Manchester Royal Infirmary in collaboration with the University of Salford, Salford Royal Foundation Trust, University of Manchester and Waters Corporation Ltd are to carry out a cutting-edge study to improve clinical outcomes for patients admitted to hospital with major trauma.

45% of post-admission major trauma deaths are caused by sepsis and multiple organ failure as a result of uncontrolled immuno-modulatory responses.

Together they have launched a 200-patient study to define biomarkers – biological molecules that signal normal or abnormal activity – that could help predict which patients are most at risk.

The study will permit the further understanding of the immunological, proteomic and metabolic perturbations that occur as a consequence of major trauma.

Dr Niroshini Nirmalan, senior lecturer at the University of Salford and principal investigator, said: “The collaborative initiative draws in strengths from the NHS, academia and industry to permit scientific enquiry into cellular perturbations following major trauma with a view to defining their impact on clinical outcome.”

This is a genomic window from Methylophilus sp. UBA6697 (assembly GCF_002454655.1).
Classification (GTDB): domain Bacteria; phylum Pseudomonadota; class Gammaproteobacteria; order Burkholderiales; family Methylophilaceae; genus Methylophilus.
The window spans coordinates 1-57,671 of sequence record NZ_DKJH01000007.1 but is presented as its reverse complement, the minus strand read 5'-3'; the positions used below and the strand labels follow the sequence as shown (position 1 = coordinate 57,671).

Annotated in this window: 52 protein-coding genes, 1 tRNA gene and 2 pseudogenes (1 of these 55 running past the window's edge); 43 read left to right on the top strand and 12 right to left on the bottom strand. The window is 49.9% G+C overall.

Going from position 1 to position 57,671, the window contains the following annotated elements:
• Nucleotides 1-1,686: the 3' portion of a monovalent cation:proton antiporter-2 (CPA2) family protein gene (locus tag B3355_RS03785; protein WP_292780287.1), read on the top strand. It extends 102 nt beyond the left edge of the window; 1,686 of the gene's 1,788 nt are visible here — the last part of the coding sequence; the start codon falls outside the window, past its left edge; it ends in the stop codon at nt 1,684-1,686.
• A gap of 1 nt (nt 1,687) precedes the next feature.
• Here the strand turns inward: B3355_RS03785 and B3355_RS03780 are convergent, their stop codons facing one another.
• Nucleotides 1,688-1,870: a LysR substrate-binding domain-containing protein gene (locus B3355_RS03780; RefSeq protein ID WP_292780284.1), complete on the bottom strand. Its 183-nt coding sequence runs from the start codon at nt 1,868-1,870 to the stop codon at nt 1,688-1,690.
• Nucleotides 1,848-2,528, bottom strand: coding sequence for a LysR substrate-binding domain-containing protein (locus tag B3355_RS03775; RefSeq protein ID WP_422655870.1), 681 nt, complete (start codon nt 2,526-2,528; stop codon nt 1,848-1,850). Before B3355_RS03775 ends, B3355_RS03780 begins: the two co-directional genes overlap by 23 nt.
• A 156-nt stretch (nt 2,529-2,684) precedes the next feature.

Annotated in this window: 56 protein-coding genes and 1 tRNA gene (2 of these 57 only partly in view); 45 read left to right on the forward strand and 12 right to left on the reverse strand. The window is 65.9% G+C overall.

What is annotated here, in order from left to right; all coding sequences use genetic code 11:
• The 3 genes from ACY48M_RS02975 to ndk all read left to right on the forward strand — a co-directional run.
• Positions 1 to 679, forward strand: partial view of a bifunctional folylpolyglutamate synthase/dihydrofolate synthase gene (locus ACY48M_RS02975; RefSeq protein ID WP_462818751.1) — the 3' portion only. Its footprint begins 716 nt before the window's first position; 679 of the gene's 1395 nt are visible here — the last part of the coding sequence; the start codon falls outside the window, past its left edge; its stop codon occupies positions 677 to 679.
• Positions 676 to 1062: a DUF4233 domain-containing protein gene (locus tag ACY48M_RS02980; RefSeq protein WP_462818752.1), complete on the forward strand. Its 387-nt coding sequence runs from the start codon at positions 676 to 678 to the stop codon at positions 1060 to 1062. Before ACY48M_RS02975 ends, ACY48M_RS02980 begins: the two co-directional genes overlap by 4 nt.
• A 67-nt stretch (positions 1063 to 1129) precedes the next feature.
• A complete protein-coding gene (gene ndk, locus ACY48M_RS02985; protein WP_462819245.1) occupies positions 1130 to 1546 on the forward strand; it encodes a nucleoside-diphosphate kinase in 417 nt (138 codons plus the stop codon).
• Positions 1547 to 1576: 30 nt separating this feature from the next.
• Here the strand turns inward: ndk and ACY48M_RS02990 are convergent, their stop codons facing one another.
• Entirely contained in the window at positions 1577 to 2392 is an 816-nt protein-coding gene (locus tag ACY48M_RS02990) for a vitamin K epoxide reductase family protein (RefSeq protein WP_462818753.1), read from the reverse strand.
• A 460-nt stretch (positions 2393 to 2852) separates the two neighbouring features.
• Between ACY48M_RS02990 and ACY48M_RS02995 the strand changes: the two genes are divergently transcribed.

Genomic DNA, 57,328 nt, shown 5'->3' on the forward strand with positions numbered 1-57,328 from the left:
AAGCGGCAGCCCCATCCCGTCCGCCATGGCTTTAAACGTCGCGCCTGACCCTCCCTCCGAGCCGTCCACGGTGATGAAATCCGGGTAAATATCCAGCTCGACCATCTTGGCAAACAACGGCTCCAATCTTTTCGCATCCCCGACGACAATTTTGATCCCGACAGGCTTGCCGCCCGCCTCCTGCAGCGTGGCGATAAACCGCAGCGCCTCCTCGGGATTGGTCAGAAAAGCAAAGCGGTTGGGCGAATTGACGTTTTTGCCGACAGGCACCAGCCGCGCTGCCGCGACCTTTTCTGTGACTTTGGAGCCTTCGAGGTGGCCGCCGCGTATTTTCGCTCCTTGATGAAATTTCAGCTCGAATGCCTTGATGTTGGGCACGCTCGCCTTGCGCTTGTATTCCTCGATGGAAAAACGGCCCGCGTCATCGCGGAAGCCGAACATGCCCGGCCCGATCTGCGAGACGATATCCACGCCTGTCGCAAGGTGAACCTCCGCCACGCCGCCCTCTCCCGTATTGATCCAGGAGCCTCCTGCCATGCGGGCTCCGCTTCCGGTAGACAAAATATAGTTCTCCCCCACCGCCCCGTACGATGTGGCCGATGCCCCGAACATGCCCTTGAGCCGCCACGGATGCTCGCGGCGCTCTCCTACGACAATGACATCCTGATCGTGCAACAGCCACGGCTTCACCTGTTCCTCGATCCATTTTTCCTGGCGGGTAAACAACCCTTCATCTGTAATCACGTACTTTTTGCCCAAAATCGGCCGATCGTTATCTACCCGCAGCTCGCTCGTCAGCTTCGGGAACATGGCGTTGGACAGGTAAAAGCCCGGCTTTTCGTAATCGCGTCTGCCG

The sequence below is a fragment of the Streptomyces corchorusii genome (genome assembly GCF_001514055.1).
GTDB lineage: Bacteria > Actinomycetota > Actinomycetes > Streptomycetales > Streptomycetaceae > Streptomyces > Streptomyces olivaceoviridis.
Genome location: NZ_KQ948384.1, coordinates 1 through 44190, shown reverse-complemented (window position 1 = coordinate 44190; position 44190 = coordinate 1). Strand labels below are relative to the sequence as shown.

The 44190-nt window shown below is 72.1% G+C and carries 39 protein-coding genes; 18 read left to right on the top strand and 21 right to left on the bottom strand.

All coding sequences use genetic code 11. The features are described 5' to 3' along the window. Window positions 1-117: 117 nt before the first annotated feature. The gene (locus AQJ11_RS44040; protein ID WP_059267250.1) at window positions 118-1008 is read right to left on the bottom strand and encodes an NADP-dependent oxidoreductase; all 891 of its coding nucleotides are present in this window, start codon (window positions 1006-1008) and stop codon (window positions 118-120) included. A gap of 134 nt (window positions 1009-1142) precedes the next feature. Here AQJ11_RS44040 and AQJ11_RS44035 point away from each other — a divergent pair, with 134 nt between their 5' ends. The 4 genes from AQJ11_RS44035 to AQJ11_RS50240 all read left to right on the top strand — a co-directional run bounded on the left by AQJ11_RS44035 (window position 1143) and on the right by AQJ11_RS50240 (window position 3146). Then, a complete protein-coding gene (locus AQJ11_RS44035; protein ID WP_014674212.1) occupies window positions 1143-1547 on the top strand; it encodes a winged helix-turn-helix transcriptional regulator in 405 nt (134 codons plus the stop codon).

The four-year study is supported by the NIHR Clinical Research Network: Greater Manchester, as a NIHR-Portfolio case study (UKCRN 19377) which enables funding for research nurses at both hospitals.

Dr James Hanison, Consultant in Intensive Care, Manchester Royal Infirmary, said:

This project demonstrates how co-operation between Central Manchester University Hospitals NHS Foundation Trust and the University of Salford is using cutting edge techniques to better understand and predict why some people develop secondary illnesses and fail to recover following major trauma. Understanding these processes is key to improving patient outcomes following injury.
Dr Daniel Horner, consultant emergency physician at Salford Royal Foundation Trust, said: “This study is a great example of how major trauma centres in the North West can collaborate to deliver a regional project, improving the validity of the research”.

The work at Salford University is carried out by Dr Basmah Allarakia (PhD student) and Matthew Jones (MRes student) who are co-supervised by Dr. Lucy Smyth.


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